"We have a crisis on our hands," Sanders, an independent from Vermont who is chairman of the Senate Veterans Affairs Committee, said on the Senate floor as he announced the deal. "It is imperative that we deal with that crisis."
The pact aims to fix the systemic issues that have drawn headlines in recent weeks on Capitol Hill, allocating $500 million to hire new doctors and nurses.
The proposal seeks to increase access to medical facilities, and addresses long wait times and medical treatment for military sexual assault victims. It also provides veterans and their families with financial assistance to pursue new education opportunities.
The deal also provides the VA secretary authority to demote or fire senior executive service employees based on performance, and allows for immediate firing of poor-performing employees. The legislation, however, creates an appeals process, although employees who face discipline are not eligible for pay during that period.
The House passed an alternative bill to expand authority for the VA secretary May 21. Sanders said he worked to gain the support of House Veterans Affairs Chairman Jeff Miller, R-Fla.
Both senators said that the bill is a compromise and not precisely how they would have drawn it up alone, but they hoped a bipartisan agreement will encourage their colleagues to put aside party divisions for the sake of veterans.
The legislation also includes a provision for a VA Choice Card, which entitles veterans who live more than 40 miles from a VA medical center or face long wait times to be able to choose a healthcare provider that meets their needs.
"The top priority for me for many years has been to give the veteran a choice," McCain, R-Ariz., said. "They should be able to go to the health care provider right near their home. Not have to get in a van and ride for two or three hours for routine medical care."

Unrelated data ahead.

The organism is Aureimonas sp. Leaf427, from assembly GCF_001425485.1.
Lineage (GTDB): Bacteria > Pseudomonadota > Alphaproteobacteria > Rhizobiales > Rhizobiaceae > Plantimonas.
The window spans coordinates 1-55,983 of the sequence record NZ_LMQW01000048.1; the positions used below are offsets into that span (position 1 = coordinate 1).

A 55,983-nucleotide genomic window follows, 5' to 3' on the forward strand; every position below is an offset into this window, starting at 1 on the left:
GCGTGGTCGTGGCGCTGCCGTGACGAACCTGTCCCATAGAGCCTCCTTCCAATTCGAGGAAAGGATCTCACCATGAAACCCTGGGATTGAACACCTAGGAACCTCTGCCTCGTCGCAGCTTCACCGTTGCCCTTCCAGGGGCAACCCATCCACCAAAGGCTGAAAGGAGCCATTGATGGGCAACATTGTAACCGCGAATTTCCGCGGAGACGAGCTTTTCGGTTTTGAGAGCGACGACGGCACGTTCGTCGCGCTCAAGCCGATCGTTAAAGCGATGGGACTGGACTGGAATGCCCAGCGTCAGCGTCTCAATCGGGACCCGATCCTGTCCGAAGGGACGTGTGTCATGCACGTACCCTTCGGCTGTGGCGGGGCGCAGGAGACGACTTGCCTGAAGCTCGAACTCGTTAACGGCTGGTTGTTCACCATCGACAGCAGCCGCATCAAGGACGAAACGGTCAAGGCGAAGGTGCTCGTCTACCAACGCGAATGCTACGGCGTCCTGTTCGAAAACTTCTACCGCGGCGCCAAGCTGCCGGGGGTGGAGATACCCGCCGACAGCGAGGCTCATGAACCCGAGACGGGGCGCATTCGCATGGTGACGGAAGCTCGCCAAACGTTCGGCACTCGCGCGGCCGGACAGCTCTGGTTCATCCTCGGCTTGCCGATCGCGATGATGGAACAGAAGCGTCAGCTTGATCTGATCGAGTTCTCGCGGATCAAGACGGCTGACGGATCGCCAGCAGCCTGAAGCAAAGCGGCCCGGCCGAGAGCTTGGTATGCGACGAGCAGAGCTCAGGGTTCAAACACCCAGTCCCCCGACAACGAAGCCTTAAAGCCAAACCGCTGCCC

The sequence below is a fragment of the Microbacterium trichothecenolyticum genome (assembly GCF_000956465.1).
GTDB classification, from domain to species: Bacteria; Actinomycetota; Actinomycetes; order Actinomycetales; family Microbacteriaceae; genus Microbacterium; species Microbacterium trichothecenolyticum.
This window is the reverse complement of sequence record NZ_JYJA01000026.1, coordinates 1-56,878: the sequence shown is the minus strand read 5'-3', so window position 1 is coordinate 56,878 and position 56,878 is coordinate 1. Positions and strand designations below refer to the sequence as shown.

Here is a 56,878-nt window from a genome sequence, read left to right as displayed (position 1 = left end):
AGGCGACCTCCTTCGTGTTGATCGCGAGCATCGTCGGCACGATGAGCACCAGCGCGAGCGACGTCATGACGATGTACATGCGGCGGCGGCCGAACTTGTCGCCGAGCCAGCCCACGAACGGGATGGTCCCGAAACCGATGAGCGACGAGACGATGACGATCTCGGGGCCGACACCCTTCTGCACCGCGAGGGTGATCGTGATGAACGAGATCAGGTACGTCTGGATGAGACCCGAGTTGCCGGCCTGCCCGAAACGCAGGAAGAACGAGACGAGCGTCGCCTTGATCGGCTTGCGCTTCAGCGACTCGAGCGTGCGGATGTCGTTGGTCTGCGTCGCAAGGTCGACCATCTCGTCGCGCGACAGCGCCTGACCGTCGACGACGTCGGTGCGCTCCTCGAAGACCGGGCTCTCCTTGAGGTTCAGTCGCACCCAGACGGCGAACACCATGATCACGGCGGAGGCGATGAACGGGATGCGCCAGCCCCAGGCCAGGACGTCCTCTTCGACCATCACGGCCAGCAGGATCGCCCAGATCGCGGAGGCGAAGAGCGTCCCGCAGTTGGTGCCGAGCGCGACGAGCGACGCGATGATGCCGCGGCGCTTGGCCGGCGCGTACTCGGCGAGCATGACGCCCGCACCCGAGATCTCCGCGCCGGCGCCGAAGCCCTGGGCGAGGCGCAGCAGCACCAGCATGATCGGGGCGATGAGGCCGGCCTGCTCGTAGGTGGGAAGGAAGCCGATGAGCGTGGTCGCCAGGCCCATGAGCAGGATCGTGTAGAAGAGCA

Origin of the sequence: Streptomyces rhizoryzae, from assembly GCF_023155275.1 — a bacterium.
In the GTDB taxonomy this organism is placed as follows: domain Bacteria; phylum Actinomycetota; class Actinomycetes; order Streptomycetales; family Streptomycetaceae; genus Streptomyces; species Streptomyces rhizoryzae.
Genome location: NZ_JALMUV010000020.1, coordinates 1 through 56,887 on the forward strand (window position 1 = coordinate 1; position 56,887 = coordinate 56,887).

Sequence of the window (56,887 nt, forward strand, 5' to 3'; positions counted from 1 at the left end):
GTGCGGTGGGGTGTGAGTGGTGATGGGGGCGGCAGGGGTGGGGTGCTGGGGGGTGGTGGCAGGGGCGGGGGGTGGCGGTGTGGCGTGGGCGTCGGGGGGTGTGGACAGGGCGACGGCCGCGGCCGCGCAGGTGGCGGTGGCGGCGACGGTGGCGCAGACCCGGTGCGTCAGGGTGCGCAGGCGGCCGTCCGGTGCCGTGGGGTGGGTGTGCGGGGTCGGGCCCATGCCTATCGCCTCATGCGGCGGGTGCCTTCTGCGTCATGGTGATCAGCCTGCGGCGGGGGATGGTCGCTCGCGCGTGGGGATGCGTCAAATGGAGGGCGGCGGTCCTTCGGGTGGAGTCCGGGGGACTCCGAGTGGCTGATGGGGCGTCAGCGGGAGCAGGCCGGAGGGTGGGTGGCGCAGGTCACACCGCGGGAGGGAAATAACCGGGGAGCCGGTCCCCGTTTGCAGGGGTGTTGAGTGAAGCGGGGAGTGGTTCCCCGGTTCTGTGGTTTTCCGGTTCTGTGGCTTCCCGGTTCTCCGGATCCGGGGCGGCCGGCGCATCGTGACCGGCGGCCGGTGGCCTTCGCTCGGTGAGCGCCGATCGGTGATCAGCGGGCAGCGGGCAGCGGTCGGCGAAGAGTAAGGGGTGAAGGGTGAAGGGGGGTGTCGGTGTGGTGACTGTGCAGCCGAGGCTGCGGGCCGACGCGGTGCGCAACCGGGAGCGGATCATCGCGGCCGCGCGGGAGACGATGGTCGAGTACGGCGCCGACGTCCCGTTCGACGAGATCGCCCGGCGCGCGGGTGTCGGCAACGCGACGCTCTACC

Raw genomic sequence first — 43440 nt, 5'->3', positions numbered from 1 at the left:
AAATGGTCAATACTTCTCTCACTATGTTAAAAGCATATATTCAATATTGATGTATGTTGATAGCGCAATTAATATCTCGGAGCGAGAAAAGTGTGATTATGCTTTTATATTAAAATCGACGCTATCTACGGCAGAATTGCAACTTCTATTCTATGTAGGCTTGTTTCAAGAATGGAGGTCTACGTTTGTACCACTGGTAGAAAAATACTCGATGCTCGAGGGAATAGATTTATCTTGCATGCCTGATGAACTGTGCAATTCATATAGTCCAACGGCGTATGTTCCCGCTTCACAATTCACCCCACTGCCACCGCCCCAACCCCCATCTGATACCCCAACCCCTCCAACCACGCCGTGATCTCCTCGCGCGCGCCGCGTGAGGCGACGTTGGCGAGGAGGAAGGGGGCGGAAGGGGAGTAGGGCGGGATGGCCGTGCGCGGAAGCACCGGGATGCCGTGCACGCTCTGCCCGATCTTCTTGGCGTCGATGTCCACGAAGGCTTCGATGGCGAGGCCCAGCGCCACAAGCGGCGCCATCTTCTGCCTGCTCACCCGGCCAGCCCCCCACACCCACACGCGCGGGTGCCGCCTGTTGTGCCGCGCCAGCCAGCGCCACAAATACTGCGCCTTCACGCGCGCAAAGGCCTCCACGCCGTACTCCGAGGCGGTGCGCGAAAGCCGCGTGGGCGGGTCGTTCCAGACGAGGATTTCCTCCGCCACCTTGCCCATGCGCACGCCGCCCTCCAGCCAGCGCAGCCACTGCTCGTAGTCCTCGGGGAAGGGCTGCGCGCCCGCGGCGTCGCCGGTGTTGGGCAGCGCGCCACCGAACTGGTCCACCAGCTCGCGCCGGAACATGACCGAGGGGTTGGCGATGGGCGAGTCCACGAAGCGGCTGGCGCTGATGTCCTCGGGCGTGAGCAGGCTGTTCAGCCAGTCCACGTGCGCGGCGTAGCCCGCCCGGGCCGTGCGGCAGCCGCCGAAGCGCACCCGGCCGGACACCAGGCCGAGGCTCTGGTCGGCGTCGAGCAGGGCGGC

McCain added that the agreement weighs the diverse needs of the country's veterans, from those who served in World War II, the Vietnam War and the Korean War to more recent conflicts like Afghanistan and Iraq, where combat veterans face increasing needs.
Both senators discussed the importance of improving access to quality medical care for sexual assault victims in the military.
"Sexual assault is probably one of the most vexing issues that we face in the military today outside of combat," McCain said. "This is a problem in the military that needs to be addressed."
The agreement, which is now being crafted into legislation, also touches on issues outside of veteran health care fixes, providing financial assistance to veterans for in-state tuition to public colleges and universities. It also entitles Gold Star Wives, whose spouses were killed in combat, to take advantage of the GI bill tuition eligibility.
"We have heard from many young veterans who are in college as a result of the post-9/11 GI bill, can't afford to go to college because they're not getting in-state tuition," Sanders said.
"Let's focus on the needs of veterans," McCain added. "Let's not make them political footballs."